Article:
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First discovered in Britain 1989, this leaf-mining moth has become widespread in British gardens.
Pyracantha leaf-mining moth
This moth was discovered new to Britain in Essex in 1989 but has now spread throughout England and into Scotland. The wings of this small moth are bronze, with white markings. The moth's caterpillars feed inside the foliage of Pyracantha, where they cause a distinctive silvery white discoloration on the upper leaf surface.
The leaf mines cause by this moth can be seen on Pyracantha during the summer but they are much more frequent during the early months of the year. The caterpillar initially feeds by making a linear mine along the central leaf vein. Later the mine broadens until there is an oval silvery white area that occupies most or all of the upper leaf surface. When the caterpillar has completed its feeding, it causes the leaf to fold upwards, and the mine becomes less visible.
In some years, a high proportion of the leaves will have mines in them during January-March. This can give the plant an unhealthy appearance but this moth has little impact on the plant's growth, its ability to produce flowers and berries, or its long-term health. The old mined leaves may drop off in spring but new growth will restore the plant's appearance.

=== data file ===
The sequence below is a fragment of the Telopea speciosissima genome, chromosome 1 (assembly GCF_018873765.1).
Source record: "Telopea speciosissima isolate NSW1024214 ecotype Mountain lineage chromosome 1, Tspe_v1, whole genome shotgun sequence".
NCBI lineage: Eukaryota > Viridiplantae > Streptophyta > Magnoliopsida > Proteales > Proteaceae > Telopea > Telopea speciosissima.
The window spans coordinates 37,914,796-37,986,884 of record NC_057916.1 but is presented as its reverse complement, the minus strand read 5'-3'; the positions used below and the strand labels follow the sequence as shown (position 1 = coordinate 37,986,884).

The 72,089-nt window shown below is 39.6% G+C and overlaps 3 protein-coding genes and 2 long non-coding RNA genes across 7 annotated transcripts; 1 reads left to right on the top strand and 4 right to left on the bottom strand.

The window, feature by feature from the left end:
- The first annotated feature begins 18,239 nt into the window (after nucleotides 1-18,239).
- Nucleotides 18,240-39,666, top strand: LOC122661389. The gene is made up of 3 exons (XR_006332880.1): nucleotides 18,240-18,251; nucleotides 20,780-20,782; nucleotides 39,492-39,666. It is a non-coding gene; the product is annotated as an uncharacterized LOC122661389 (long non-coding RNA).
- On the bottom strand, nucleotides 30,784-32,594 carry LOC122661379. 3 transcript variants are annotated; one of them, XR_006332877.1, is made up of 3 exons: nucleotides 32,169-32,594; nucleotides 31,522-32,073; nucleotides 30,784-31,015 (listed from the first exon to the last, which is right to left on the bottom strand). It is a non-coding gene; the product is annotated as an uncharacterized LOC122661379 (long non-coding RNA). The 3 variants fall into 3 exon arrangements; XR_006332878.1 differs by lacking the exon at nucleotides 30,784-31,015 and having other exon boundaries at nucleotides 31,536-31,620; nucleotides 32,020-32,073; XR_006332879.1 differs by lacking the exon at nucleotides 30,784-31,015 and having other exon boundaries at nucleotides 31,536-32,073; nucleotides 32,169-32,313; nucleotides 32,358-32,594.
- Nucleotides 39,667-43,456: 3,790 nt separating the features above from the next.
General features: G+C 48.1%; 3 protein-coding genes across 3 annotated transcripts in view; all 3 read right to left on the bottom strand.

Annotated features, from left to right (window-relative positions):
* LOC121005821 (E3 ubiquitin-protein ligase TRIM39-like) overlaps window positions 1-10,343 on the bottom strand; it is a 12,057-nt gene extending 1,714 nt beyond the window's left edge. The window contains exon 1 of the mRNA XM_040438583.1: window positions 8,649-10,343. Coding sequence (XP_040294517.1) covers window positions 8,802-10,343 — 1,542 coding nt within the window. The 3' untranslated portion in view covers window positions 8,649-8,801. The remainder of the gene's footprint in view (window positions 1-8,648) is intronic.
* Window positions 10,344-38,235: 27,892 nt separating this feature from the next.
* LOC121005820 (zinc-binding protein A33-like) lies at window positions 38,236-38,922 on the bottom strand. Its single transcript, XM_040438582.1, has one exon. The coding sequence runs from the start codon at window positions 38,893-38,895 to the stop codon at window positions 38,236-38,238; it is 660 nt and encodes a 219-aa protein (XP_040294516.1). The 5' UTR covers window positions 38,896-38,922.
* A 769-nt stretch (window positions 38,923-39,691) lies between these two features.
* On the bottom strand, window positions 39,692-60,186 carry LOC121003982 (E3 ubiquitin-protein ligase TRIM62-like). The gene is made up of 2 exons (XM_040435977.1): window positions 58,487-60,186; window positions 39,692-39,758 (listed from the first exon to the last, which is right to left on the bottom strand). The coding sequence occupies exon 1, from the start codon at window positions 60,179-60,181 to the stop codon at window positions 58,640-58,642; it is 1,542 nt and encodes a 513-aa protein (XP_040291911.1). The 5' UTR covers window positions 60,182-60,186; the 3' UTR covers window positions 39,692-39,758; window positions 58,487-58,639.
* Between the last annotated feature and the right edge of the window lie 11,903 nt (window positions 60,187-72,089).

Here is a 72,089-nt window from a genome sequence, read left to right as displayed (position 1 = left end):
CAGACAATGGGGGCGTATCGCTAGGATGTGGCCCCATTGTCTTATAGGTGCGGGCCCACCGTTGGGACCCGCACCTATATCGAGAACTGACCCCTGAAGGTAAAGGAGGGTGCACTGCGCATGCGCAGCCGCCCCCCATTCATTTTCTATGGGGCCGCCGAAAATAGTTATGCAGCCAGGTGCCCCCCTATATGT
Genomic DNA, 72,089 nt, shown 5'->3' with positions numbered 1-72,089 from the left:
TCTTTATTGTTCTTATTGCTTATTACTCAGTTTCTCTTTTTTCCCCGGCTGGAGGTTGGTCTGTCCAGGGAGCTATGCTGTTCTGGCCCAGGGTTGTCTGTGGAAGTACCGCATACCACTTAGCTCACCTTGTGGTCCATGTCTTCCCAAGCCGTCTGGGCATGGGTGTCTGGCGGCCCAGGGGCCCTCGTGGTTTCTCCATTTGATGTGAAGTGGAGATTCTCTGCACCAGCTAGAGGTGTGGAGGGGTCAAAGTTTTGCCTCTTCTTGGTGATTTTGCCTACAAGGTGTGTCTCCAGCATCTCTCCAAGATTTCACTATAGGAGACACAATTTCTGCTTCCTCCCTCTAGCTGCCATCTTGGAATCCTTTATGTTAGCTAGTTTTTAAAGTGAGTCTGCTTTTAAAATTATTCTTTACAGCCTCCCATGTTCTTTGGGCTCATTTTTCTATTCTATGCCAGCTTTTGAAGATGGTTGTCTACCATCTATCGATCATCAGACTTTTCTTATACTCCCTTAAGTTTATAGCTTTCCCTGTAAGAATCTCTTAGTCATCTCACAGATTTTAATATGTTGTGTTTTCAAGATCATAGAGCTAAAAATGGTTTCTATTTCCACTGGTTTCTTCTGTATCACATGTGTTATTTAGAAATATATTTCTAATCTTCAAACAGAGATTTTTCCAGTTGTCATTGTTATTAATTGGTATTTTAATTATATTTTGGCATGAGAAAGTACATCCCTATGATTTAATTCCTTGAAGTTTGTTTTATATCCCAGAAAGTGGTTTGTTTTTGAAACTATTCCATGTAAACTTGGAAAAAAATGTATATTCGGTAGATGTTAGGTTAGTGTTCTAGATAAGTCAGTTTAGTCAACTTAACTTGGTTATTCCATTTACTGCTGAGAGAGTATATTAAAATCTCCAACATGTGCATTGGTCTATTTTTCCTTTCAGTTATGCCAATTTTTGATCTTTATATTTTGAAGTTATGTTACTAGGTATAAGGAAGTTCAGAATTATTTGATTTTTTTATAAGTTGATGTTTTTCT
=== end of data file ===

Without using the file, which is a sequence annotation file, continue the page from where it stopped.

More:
Although leaf mining damage may be considered unsightly, it is unlikely to affect the health or vigour of an established tree or shrub. In addition many leaf miners have parasites and predators which may be killed by spraying leading to a resurgence of the leaf miner or other pests.
There are no insecticides that are suitable for controlling leaf mining insects in home gardens.
The moth lays eggs on the foliage and after hatching the larvae bore into the leaves where they feed on the internal tissues. This pest has up to three generations per year so is active during summer, but it is the late winter generation that is by far the more abundant. When the caterpillar has completed its feeding it spins silk webbing within its mine which contracts, causing mined leaves to fold upwards, with the insect pupating within the folded leaf. Although Pyracantha is the principal host plant for this moth, it can also develop during the summer in the foliage of apple, hawthorn, mountain ash and whitebeam. It is not a significant problem on these other host plants.
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